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Low budget binocular – could such, in some case, as the first ones for a newbie, be worth buying? (1 Viewer)

loox

New member
Sweden
Most low, or very low, budget binoculars will mostly, in the end, become more costly compared with a bit more expensive pair. The building quality, and other key characteristics are too poor to give them any actual use in a real word context. Sometimes, in rare cases, exceptions can however be made.

There has been a lot advertising about Slokey, a Spanish company in the field of optics that also, as it seems, physically, operates in the UK.

Their products seem to focus (hmm…) on buyers looking for something that promises a lot in the lower budget segment. As far as I can see they seem to have had some success and the buyer’s response in reviews are mostly positive. Of course, on wonders. Is this real reviews? And if so, who are those buyers. In which fields are they using them, and with which expectations? Nobody, as far as I’ve seen, seem to mention Slokey in “serious” forums where expectations are, in some way, more knowingly, addressed or defined (bird watching, hunting, outdoor, etc.).

One example is the Slokey 10x42 Binoculars @ about £63.

It would be very interesting to hear if there is anyone here at Birdforum that has some real experience of the binoculars above that could give some reliable opinion about them. Of course, from the perspective of a person that is about getting a first couple of binoculars that would work well enough to identify one bird from another under normal light conditions (let’s say daytime) and from not very far away (it could be in such everyday life examples as from the kitchen window to the birch 10 or 15 yards away - or sometimes just from inside the room to the other side of the window as they squabble around the bird feeder, or on a stroll in the woods when they reside in trees and bushes not further away than the length of a pine). Could this couple of binoculars, in that perspective, possibly be the exception made above?
 
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Maljunulo

Well-known member
Cheap optics are cheap for a reason, they are not very good, either optically or mechanically.

I would say the answer is no, as bad optics are bad at any distance.

(just my opinion)
 

dries1

Member
I know the temptation is there, a new tool at a good price. The problem is that after a couple of weeks there likely will be problems. I would save your money on that item. Find out where you can go to view some binoculars say in a store, mall, etc. you will learn more in that short period since you will be testing instruments with your own two eyes and perhaps find a good pair. Or do further research and find a good value for your hard earned $$.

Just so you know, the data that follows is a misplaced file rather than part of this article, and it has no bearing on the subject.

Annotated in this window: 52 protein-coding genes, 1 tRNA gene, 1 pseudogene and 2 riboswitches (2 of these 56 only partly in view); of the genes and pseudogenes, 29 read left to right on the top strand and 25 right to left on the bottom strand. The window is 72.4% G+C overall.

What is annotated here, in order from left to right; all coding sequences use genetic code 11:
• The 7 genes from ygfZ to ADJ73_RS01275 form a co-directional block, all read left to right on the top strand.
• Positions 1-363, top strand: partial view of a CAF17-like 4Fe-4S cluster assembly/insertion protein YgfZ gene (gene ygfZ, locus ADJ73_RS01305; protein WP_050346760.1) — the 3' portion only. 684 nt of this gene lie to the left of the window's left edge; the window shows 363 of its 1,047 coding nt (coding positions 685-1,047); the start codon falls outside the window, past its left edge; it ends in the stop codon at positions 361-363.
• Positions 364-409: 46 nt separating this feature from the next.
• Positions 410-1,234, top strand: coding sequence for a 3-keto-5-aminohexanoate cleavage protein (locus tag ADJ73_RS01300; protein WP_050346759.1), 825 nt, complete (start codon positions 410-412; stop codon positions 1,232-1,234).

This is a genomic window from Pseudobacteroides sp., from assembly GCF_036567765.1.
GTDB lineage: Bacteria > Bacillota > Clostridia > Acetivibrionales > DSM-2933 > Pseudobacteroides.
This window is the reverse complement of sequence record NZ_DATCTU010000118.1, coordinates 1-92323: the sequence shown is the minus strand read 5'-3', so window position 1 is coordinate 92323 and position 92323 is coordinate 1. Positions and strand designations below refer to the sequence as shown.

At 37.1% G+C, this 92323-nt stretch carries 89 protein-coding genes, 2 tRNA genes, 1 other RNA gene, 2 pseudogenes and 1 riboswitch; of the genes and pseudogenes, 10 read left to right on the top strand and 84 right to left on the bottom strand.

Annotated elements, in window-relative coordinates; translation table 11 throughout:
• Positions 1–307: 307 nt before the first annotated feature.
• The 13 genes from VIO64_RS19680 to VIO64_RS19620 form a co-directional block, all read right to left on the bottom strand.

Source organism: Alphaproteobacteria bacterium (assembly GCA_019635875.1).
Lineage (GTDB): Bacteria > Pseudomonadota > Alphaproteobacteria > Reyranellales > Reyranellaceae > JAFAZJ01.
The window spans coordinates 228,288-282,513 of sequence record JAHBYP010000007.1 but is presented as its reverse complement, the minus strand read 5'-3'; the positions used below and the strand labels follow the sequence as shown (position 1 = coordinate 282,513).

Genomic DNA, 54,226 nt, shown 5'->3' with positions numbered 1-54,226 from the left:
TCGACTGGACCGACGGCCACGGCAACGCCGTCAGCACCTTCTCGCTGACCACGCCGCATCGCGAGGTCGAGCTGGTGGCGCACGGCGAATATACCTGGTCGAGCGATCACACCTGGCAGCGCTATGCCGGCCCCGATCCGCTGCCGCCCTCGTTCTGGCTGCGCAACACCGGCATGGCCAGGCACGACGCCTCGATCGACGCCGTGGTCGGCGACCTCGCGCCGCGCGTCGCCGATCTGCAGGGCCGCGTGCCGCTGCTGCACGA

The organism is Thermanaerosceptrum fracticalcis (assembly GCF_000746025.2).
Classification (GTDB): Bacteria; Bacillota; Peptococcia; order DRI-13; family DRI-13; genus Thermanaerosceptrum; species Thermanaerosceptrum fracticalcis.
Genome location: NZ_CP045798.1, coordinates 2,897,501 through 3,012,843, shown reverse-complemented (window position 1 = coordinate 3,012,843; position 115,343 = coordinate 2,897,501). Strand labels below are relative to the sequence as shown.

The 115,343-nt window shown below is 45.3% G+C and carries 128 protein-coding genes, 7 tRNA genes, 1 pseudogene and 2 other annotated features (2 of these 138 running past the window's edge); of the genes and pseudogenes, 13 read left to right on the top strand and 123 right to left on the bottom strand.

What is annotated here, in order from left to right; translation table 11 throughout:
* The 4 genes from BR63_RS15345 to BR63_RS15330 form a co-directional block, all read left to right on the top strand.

Andy W.
 

qwerty5

Well-known member
United States
Most low, or very low, budget binoculars will mostly, in the end, become more costly compared with a bit more expensive pair. The building quality, and other key characteristics are too poor to give them any actual use in a real word context. Sometimes, in rare cases, exceptions can however be made.

There has been a lot advertising about Slokey, a Spanish company in the field of optics that also, as it seems, physically, operates in the UK.

Their products seem to focus (hmm…) on buyers looking for something that promises a lot in the lower budget segment. As far as I can see they seem to have had some success and the buyer’s response in reviews are mostly positive. Of course, on wonders. Is this real reviews? And if so, who are those buyers. In which fields are they using them, and with which expectations? Nobody, as far as I’ve seen, seem to mention Slokey in “serious” forums where expectations are, in some way, more knowingly, addressed or defined (bird watching, hunting, outdoor, etc.).

One example is the Slokey 10x42 Binoculars @ about £63.

It would be very interesting to hear if there is anyone here at Birdforum that has some real experience of the binoculars above that could give some reliable opinion about them. Of course, from the perspective of a person that is about getting a first couple of binoculars that would work well enough to identify one bird from another under normal light conditions (let’s say daytime) and from not very far away (it could be in such everyday life examples as from the kitchen window to the birch 10 or 15 yards away - or sometimes just from inside the room to the other side of the window as they squabble around the bird feeder, or on a stroll in the woods when they reside in trees and bushes not further away than the length of a pine). Could this couple of binoculars, in that perspective, possibly be the exception made above?